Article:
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Opinion

In Afghanistan, NATO is fighting for its life

What has happened to the great alliance of democracies that won the cold war? NATO has yet to fully mobilize and exhibits no sense of urgency concerning the extremist threat in Afghanistan.

By David M. Abshire / December 17, 2009



Washington

Many European leaders praised President Obama’s plan to send 30,000 American troops to Afghanistan to turn the tide against the Taliban insurgency. NATO Secretary-General Anders Fogh Rasmussen has announced that 25 countries appear ready to pledge around 7,000 new troops. 

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Despite these moderate increases, most European leaders have not begun to tap the impressive resource base of the NATO alliance, which includes over 2 million non-US troops. Of the 28 countries in NATO, only the US, Britain, Canada, Denmark, France, Poland, Romania, and the Netherlands provide sizable forces that are not handicapped by restrictive “combat caveats,” which prevent forces from participating in the full range of counterinsurgency operations. Furthermore, Canada and the Netherlands have not reversed their plans to withdraw by 2011.

No wonder that, when asked recently if NATO was not working well in Afghanistan, French Foreign Minister Bernard Kouchner responded “It’s not working at all.”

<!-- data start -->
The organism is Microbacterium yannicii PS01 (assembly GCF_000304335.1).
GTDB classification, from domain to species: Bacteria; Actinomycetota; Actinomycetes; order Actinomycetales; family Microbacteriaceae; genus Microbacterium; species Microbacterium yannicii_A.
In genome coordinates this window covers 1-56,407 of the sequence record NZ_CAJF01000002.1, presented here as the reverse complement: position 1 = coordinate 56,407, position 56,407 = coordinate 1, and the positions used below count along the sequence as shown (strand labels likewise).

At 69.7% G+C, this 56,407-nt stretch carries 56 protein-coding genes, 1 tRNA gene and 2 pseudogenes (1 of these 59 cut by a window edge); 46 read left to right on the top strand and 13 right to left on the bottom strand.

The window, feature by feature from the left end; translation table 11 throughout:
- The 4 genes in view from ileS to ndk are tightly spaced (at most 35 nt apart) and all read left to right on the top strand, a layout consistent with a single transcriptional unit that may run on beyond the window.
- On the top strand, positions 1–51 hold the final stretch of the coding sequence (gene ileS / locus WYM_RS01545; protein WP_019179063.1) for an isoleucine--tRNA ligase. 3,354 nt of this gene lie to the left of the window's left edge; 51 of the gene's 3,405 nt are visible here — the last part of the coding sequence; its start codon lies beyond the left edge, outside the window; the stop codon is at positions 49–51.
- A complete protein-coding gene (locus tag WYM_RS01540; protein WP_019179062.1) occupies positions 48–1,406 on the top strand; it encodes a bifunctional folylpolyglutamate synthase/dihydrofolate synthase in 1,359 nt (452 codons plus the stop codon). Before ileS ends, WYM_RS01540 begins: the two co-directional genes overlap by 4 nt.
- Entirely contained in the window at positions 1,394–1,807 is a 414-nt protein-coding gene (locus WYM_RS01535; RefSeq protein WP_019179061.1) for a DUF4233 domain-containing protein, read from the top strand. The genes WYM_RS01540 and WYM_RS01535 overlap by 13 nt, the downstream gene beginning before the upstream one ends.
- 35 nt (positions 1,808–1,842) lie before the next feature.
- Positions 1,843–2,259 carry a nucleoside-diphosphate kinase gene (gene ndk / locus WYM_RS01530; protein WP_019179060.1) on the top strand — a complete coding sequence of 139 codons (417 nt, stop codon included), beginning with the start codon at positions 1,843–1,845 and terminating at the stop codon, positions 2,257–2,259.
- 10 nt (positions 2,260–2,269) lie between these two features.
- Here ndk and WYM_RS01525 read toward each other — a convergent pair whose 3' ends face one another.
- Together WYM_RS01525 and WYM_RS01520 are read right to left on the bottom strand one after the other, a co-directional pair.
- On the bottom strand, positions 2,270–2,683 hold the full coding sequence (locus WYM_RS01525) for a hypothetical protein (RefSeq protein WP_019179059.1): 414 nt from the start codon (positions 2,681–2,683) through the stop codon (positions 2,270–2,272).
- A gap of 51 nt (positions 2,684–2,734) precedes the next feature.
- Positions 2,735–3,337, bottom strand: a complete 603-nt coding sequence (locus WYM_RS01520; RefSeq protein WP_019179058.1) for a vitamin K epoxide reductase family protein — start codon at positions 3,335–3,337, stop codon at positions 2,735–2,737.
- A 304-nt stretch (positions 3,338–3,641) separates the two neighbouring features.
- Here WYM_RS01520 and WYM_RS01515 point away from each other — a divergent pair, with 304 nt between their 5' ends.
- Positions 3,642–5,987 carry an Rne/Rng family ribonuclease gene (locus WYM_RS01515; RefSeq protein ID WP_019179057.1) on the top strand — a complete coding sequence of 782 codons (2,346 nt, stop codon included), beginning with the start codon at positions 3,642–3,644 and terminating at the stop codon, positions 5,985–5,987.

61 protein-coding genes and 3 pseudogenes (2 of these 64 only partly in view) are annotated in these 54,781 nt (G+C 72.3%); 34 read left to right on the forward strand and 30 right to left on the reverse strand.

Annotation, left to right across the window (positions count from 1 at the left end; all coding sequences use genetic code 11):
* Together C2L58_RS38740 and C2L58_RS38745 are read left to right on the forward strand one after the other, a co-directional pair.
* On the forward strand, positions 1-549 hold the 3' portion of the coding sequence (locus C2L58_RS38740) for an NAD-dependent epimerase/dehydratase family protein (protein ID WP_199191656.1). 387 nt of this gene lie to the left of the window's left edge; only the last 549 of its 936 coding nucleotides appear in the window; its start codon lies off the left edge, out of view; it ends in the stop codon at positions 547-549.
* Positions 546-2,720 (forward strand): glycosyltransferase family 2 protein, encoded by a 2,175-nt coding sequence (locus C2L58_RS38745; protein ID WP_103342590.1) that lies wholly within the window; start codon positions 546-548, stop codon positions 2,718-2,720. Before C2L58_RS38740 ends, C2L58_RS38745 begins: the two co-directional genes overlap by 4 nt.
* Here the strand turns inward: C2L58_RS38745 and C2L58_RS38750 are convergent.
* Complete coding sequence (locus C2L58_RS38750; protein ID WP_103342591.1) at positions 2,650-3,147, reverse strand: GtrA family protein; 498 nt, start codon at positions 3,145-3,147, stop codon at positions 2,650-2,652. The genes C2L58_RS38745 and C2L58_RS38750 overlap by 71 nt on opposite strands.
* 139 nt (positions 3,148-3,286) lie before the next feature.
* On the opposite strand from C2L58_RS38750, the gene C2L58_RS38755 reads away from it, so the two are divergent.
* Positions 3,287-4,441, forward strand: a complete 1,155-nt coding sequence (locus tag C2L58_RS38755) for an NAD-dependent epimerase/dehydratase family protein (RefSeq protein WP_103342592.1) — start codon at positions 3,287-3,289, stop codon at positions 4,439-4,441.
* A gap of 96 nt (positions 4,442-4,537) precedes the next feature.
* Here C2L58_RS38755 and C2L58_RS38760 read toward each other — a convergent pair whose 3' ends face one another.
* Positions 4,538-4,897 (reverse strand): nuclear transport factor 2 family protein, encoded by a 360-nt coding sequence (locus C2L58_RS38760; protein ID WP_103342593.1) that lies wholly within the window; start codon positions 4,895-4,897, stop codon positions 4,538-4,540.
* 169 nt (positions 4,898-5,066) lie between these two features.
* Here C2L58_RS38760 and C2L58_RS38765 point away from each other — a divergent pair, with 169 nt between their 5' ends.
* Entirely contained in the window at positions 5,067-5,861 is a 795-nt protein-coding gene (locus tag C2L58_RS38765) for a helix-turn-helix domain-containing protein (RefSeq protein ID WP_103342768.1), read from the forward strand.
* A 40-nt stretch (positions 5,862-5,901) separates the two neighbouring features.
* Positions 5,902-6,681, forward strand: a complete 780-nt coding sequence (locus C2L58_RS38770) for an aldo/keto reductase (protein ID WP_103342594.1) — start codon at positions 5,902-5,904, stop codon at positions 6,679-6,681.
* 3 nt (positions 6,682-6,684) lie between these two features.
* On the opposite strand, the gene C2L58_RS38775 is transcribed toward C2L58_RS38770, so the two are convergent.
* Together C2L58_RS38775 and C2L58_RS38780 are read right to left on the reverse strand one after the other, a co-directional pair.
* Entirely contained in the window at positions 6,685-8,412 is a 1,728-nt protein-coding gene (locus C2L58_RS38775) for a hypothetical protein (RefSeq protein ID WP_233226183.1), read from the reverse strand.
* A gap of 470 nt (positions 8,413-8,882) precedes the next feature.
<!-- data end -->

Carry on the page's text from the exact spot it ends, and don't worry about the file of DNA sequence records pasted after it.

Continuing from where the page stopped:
What has happened to the great alliance of democracies that won the cold war? NATO has yet to fully mobilize and exhibits no sense of urgency concerning the extremist threat. 

NATO is fighting for its life – it had better start acting like it. 

In his speech to the cadets at West Point (my alma mater, a constituency already fully committed to the Afghan campaign), the president presented to the American people the reasons for reinforcing the Afghan mission. 

During his “Lincolnesque” Nobel Prize acceptance speech last week, Mr. Obama recognized the important legacy of nonviolence. However, he also brilliantly acknowledged the role of “just war” in ensuring global peace, thereby offering a strong defense of NATO’s participation in Afghanistan to the European public. 

Neither speech provided a needed explicit call for our NATO allies to do more.

Six stumbling blocks

Additional resources are desperately needed to ensure both success in Afghanistan as well as the alliance’s future credibility, yet NATO’s efforts in Afghanistan are crippled by six debilitating disconnects between NATO’s goals and its methods:

1. Caveats. New reinforcements must be freed of any caveats that prevent them from engaging in combat. European leaders and parliamentarians must be convinced of the need to remove these caveats.

2. Inadequate training and investment in Afghan security forces. NATO members must send desperately needed police and military training teams. This is a necessary element of any sustainable transition strategy.  

3. The absence of a regional focus. NATO has focused almost exclusively on Afghanistan even though the Taliban and Al Qaeda leadership are located in Pakistan, in close proximity to nuclear weapons. 

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